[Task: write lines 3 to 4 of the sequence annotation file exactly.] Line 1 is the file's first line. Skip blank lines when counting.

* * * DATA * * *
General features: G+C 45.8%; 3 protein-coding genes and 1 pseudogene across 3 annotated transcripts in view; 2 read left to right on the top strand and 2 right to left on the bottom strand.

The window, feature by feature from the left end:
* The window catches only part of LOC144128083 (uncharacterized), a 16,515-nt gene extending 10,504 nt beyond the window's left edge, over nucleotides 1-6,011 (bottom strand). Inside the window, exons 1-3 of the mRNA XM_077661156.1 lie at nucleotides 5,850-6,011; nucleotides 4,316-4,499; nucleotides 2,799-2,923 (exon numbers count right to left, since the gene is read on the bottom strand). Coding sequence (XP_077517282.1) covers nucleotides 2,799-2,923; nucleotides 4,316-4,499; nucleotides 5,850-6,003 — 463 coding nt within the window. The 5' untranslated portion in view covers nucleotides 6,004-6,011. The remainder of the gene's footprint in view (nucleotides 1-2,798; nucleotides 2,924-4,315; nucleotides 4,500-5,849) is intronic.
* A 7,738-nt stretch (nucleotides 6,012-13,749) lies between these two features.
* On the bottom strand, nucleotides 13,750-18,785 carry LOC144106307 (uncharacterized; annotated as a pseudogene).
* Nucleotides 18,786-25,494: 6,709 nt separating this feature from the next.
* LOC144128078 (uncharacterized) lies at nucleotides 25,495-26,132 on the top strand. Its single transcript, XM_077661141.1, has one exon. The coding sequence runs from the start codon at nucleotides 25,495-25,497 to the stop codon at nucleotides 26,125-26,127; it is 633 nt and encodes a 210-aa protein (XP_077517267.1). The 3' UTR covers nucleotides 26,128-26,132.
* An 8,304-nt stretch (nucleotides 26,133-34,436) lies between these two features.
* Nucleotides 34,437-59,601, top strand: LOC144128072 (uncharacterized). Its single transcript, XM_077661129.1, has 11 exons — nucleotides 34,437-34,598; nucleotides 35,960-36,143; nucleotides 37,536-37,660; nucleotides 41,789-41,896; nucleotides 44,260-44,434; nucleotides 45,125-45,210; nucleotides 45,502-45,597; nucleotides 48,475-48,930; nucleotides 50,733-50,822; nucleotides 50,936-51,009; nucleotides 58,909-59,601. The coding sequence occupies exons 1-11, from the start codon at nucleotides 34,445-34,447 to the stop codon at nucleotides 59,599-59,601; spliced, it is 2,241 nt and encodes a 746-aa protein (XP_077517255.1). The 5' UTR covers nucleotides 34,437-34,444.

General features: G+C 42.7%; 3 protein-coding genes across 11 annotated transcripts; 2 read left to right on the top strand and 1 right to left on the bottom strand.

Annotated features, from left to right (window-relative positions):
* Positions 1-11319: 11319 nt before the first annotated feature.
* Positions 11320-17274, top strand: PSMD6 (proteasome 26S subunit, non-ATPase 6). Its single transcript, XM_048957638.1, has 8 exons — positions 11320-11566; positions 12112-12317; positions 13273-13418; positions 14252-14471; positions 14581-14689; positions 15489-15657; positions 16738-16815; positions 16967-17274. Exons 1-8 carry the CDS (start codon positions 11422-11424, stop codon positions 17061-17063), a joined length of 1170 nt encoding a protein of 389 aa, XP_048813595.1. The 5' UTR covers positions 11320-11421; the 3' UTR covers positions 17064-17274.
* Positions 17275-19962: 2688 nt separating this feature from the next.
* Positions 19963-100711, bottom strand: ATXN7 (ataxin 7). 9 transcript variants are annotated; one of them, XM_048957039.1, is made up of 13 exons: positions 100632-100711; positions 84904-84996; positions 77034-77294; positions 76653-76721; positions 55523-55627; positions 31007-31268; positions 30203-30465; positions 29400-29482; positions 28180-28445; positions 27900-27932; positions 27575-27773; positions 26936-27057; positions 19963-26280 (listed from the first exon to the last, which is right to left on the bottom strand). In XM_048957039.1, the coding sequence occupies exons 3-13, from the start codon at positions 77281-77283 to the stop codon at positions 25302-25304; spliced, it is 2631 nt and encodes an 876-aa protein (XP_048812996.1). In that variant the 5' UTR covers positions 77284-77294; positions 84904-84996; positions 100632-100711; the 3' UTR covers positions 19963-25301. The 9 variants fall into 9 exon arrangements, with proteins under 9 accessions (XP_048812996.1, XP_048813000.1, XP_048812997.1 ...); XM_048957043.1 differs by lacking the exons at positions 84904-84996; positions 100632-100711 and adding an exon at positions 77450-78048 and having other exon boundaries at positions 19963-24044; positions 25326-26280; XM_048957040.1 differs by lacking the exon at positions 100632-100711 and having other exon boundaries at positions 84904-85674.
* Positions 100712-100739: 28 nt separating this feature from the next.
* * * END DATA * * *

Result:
* The window catches only part of LOC144128083 (uncharacterized), a 16,515-nt gene extending 10,504 nt beyond the window's left edge, over nucleotides 1-6,011 (bottom strand). Inside the window, exons 1-3 of the mRNA XM_077661156.1 lie at nucleotides 5,850-6,011; nucleotides 4,316-4,499; nucleotides 2,799-2,923 (exon numbers count right to left, since the gene is read on the bottom strand). Coding sequence (XP_077517282.1) covers nucleotides 2,799-2,923; nucleotides 4,316-4,499; nucleotides 5,850-6,003 — 463 coding nt within the window. The 5' untranslated portion in view covers nucleotides 6,004-6,011. The remainder of the gene's footprint in view (nucleotides 1-2,798; nucleotides 2,924-4,315; nucleotides 4,500-5,849) is intronic.
* A 7,738-nt stretch (nucleotides 6,012-13,749) lies between these two features.